These cards can be got from the goverment, for free, at any National park office, if you are over a certain age and/or you are disabled.
All other cards such as America the Beautiful and Passport America althought they look the same were not honored and no discount given.
Gerry
The entire pass system has been renamed American the Beautiful and the Senior Pass and Access Pass are now part of it -- ONLY the Senior and Access Passes are honored for camping discount -- The Golden Age/Access Passes are no longer issued but are still valid for camping discount if you have one. Some parks require photo ID to go with the card for park admission (Zion NP is one), most don't.

The lifetime Senior Pass is not free, but costs $10 once, as did the Golden Age card.

Passport America is a PRIVATE, commercial, membership system.

AFAIK, only two state park systems honor the Federal Passes (Senior/Access and the Golden Age/Access) and they are Tennessee and Louisiana -- Some city and county parks honor all sorts of passes, so it's wise to ask.

Here's a site with the official US Gummint info:

http://store.usgs.gov/pass/general.html

BTW, you have to apply in person, but Corps of Engineers doesn't issue them because of a glitch in the recent laws. Also, they are for US citizens (Or permanent residents) only, but when I was at Denali NP in 2001, I saw a LOT of German tourists from the cruise ships standing in line for the bus tours (50% discount on the tour with card) and clutching brand-new cards, so someone screwed up somewhere...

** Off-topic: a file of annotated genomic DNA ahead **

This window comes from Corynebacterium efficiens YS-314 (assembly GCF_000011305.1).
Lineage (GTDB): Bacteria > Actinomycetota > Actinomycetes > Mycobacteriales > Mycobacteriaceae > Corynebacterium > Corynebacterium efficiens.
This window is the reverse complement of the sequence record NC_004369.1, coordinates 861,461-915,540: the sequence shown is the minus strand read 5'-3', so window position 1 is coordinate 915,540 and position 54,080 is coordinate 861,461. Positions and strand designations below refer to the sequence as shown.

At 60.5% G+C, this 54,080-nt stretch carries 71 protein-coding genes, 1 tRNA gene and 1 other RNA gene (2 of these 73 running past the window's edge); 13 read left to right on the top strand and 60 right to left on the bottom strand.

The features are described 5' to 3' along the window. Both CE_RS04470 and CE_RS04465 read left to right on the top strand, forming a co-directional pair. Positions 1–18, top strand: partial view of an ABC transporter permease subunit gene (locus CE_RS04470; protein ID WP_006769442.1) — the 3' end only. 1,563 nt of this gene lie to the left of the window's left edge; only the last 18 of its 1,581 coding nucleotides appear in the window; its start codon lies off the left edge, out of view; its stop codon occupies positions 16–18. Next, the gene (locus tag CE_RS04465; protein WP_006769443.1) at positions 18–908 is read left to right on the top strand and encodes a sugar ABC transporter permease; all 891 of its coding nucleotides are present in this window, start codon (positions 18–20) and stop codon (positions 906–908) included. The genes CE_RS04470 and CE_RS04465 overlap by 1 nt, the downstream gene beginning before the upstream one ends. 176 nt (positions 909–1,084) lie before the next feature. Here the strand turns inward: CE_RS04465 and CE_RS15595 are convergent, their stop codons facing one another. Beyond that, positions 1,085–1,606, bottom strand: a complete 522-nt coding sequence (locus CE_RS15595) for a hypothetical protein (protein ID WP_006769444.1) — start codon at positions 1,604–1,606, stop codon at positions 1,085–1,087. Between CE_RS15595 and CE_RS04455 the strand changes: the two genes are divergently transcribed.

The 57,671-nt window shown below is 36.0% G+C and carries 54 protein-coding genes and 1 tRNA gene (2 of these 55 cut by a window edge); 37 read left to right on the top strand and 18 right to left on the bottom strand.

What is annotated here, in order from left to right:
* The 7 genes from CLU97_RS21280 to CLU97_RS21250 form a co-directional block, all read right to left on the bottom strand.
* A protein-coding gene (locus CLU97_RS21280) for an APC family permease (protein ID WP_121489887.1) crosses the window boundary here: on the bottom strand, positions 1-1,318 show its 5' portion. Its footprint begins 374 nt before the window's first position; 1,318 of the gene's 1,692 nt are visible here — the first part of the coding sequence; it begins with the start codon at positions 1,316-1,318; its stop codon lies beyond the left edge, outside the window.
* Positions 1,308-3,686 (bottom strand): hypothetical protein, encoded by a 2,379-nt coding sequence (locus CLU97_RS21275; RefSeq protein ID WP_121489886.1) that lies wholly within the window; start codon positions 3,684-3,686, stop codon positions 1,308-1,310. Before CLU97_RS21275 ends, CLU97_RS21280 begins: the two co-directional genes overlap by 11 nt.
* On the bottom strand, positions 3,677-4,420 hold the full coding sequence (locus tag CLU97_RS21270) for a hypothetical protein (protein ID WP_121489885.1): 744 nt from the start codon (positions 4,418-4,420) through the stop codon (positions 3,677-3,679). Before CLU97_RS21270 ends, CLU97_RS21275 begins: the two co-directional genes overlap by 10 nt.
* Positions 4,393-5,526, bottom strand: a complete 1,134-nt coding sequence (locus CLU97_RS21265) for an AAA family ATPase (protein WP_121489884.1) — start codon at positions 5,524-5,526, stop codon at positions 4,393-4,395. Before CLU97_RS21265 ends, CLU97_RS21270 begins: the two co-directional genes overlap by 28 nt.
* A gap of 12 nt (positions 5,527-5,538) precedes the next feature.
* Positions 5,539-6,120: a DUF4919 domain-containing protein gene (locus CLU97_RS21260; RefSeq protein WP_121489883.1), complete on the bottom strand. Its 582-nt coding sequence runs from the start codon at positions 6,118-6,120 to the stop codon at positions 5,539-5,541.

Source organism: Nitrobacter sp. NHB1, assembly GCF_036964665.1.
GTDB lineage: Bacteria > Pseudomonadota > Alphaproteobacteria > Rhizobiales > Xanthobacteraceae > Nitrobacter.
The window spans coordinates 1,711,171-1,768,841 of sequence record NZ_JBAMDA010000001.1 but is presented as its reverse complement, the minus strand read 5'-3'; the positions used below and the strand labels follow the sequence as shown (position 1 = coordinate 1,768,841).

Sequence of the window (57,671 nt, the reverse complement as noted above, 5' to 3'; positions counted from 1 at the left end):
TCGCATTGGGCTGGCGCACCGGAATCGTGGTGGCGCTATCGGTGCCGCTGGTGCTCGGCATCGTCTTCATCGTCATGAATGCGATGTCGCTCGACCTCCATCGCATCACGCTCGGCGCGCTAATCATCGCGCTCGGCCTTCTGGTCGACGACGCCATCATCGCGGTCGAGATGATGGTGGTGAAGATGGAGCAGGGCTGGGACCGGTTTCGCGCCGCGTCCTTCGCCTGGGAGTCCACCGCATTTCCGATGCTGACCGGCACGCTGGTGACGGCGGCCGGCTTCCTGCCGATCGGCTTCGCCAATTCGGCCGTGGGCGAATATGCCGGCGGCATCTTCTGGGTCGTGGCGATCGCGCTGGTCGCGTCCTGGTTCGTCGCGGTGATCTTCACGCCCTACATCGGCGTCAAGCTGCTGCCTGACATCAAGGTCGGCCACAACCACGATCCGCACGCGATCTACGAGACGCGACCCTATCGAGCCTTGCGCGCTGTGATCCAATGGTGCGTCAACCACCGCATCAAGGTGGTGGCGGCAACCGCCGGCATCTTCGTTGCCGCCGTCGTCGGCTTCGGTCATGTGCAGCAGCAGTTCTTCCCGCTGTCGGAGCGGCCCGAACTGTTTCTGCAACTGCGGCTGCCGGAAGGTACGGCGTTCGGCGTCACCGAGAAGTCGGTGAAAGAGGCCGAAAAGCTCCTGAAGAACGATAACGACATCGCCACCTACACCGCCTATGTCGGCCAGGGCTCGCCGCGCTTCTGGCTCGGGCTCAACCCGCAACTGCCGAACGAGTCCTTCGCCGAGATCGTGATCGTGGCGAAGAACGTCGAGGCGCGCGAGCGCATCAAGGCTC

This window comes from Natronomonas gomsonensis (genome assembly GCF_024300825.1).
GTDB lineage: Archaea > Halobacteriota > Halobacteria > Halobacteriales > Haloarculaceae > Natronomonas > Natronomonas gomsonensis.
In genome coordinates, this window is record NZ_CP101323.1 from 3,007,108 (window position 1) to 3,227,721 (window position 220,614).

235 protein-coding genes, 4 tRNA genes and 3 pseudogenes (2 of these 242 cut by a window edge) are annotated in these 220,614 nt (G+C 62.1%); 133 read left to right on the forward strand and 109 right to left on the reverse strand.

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Old 03-29-2009, 09:32 AM   #9
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Monica, I have had Passport America for about 7 years. I don't use it very often but have used it enough each year to get my money back. Think about it. At about $50 for dues all you need is 4 nights at half price at a campground that charges $25 per night, and most do. You've got your money back. The rest of the year, 361, is gravy.

I was very happy on my trip last summer because I found that most, if not all, Ohio State Parks take PA. I met a friend for a 4 day stay at Grand Lake St. Mary's, what a beautiful park. Got my money back on that stay alone. Actually PA came in handy at several other stays as well. I used my PA more on this trip than any other in the last 7 years.

The Camp Club which Camping World advertises is similar to PA. In fact, PA was advertised by them when I signed up. I got a $10 discount at the time. I don't know if they offer that discount through Camping World for Camp Club. I've looked at the book and it appears so similar to PA. I did run into 1 campground somewhere in the Pacific Northwest that no longer honored PA and had switched to Camp Club. Either one would most likely be OK to use. I've just stayed with PA because I think I still get a little discount and I generally signup for a multi-year membership for a lesser price.

If I were full timing I'd probably have a membership in in both as well as Escapee's because there are a "few" different campgrounds in all of their books. Just seems to me that in full timing you'd definitely get your money back during a year.

Oh, I was thinking about Pete's comment about out in the West using rustic campgrounds and that he used his PA more while in the East. If you are like me you're not going to use very many rustic campgrounds off the beaten path. Not as safe for us ladies to be out in the boonies by ourselves. Having said that, there are some rustic campgrounds in the Forest service that aren't off the beaten path and would be OK for us solo ladies.
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Old 03-29-2009, 03:55 PM   #10
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Just to be clear, 'off the beaten path' is not my objective, in large part because when FT'ing one is living there, not just escaping from humans for a weekend or a week. I don't mind having people around as long as they are not living in my lap!